Here we are in the midst of summer. The fireworks of Independence Day are a memory and the cookouts of Labor Day are still weeks away. Schools across the country are silent and deserted-looking. But while you can hear a pin drop around them, you can still hear the echoes of the activity that took place in them only a couple of months ago. You can hear the echoes of laughter from the playground where friendships were formed that will last a lifetime. You can hear the echoes of learning that took place in the classrooms where teachers felt this great sense of satisfaction as they saw in the eyes and faces of their students that they were really learning what they were being taught. We are well aware that all schools are not equal across our country. Yet, despite these challenges, we await with hope and anticipation the coming school year when students across our land will return to continue to learn. In Washington D.C. there sits atop a hill the shining white dome of the Capitol. Inside we see the now silent and empty chambers, offices and hearing rooms. Here too we can hear a pin drop. But we can also hear the echoes of activity from the past year. They are the echoes of divisiveness, accusations and obfuscation. As we look toward the return of congress to these hallowed halls, we do so with little hope that things will change and that the work of the nation will get done. But, the real question for us is, will we allow our expectations to become a self-fulfilling prophecy?
As I have watched the Congress since 2008, I find it impossible not to become angry and frustrated. The pointless and vindictive hearings followed by pointless and vindictive press briefings followed by nothing is a pattern created by those who seek only to frame issues and discuss problems, but do nothing about them. I need not point out the little this congress has accomplished or the bushel of false accusations bandied about as if they had merit. There are two noteworthy accomplishments worth mentioning, however. First, they have been able to put aside action on issues such as immigration, gun control, raising the minimum wage, unemployment insurance and many more to take the time to try to repeal the ACA more than 50 times. No congress in history has even come close to this incredible achievement of so blatantly pandering to the base. To put the icing on the cake, just so we would remember them with the fondness and adoration they so richly deserve, they were able to find the time to approve the crucial and meaningful act of suing the President. Yet we are being told by all of the pundits and pollsters that this group of model legislators will be rewarded by reelection and a larger majority. To make matters worse, these same prophets of doom are predicting that the GOP will win a majority in the senate. They tell us that the midterm election in a president’s second term does not go well for the party in the White House.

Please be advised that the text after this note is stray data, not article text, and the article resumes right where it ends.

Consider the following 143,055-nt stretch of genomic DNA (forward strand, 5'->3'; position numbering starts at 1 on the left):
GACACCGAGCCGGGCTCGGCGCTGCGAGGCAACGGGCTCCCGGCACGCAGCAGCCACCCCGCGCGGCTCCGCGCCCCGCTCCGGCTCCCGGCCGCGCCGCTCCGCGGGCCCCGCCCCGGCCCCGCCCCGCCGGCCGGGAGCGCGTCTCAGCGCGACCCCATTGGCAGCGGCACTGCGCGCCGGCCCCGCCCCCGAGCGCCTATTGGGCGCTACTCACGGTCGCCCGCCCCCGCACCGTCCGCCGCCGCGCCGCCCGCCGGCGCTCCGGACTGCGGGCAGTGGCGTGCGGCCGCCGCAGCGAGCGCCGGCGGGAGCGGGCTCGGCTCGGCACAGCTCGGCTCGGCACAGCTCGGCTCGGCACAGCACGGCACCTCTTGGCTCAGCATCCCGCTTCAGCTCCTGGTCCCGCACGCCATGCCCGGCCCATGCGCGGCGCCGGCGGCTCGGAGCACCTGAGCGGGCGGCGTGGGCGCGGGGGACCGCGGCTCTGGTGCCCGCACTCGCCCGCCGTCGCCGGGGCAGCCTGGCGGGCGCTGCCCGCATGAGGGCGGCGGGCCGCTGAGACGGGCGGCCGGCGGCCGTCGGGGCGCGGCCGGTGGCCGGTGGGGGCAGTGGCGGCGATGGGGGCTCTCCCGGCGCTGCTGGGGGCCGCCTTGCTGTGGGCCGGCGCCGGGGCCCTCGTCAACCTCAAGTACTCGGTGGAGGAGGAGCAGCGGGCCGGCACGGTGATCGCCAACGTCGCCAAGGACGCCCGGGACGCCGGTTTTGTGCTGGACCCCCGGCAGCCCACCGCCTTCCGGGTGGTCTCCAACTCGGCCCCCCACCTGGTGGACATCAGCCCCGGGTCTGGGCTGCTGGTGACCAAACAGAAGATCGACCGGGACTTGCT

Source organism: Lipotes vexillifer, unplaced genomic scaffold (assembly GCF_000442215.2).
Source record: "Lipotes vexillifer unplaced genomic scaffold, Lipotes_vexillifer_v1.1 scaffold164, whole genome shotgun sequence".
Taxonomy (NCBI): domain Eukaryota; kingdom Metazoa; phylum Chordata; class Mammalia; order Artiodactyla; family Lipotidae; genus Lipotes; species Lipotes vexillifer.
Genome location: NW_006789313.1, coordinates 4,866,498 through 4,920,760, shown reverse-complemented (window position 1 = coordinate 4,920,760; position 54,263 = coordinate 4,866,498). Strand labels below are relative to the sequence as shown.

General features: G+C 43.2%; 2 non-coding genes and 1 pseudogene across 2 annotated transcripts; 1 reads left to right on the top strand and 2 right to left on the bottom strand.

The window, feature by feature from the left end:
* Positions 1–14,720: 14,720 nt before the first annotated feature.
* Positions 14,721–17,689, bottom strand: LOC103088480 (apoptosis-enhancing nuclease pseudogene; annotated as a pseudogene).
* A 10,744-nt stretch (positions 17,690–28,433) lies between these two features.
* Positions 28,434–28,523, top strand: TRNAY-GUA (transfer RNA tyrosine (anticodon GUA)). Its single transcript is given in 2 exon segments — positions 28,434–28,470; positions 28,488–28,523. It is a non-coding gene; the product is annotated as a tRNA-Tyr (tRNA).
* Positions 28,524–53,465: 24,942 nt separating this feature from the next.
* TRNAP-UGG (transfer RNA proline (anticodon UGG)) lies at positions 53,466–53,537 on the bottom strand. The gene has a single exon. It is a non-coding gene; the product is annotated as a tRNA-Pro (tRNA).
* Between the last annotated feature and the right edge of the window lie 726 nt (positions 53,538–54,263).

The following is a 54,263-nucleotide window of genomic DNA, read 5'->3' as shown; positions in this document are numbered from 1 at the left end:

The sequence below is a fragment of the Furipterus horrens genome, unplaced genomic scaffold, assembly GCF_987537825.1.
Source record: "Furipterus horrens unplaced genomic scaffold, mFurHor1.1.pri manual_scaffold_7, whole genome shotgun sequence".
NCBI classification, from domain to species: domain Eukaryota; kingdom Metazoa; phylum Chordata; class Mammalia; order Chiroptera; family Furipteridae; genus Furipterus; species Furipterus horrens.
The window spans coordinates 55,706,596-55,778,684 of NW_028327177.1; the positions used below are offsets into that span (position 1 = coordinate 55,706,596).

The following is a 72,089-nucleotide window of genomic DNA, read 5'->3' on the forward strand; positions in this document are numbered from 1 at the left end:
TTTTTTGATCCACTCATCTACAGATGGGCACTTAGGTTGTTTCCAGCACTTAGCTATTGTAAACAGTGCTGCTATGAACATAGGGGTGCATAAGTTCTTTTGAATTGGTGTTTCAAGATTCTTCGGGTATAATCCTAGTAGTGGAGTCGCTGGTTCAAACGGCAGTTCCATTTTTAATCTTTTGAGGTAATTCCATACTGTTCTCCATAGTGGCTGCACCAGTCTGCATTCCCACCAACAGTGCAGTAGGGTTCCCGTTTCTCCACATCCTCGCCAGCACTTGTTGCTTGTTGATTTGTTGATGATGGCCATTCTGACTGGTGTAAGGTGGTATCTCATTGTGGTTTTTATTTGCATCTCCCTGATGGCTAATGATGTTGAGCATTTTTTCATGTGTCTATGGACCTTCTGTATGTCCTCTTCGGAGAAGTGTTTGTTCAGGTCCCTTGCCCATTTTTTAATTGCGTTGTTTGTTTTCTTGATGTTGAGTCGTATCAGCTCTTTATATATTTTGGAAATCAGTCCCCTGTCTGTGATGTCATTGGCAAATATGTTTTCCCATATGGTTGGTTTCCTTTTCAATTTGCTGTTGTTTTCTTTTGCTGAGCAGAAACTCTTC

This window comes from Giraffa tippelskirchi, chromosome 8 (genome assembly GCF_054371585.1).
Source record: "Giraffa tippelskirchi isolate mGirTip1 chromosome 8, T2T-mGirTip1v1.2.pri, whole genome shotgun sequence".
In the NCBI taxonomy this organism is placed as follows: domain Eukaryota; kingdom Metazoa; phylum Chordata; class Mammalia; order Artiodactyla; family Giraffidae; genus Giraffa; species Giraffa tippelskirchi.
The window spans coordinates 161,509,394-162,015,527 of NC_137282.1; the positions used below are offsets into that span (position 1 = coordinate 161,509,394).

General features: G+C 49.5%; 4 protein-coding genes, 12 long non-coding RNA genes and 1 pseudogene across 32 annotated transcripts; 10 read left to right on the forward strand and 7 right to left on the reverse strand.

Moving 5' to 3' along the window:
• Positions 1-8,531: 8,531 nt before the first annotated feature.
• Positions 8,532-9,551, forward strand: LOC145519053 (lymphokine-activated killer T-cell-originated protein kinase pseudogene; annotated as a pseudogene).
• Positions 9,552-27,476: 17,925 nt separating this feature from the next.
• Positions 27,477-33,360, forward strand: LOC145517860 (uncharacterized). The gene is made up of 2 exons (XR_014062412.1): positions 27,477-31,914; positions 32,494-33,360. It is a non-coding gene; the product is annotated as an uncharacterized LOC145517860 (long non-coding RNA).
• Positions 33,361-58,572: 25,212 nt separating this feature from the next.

The question we need to ask ourselves is whether we are going to accept this great wisdom as fact, or are we going to break the mold and change our future? The assumption is that this midterm election will be a low-turnout election and the base will determine the outcome. It is expected that the large youth, Latino and African-American voting groups that we saw in 2012 will sit this election out. They think that Independents and women who were both crucial in the victory of 2012 will not make the effort to vote this time around.
The polling booths today are empty and silent. I hear the echoes of elections past when we all made the effort to control our own destiny. I look with hope and anticipation to the upcoming election when I hope we will all do the same and prove the pundits wrong.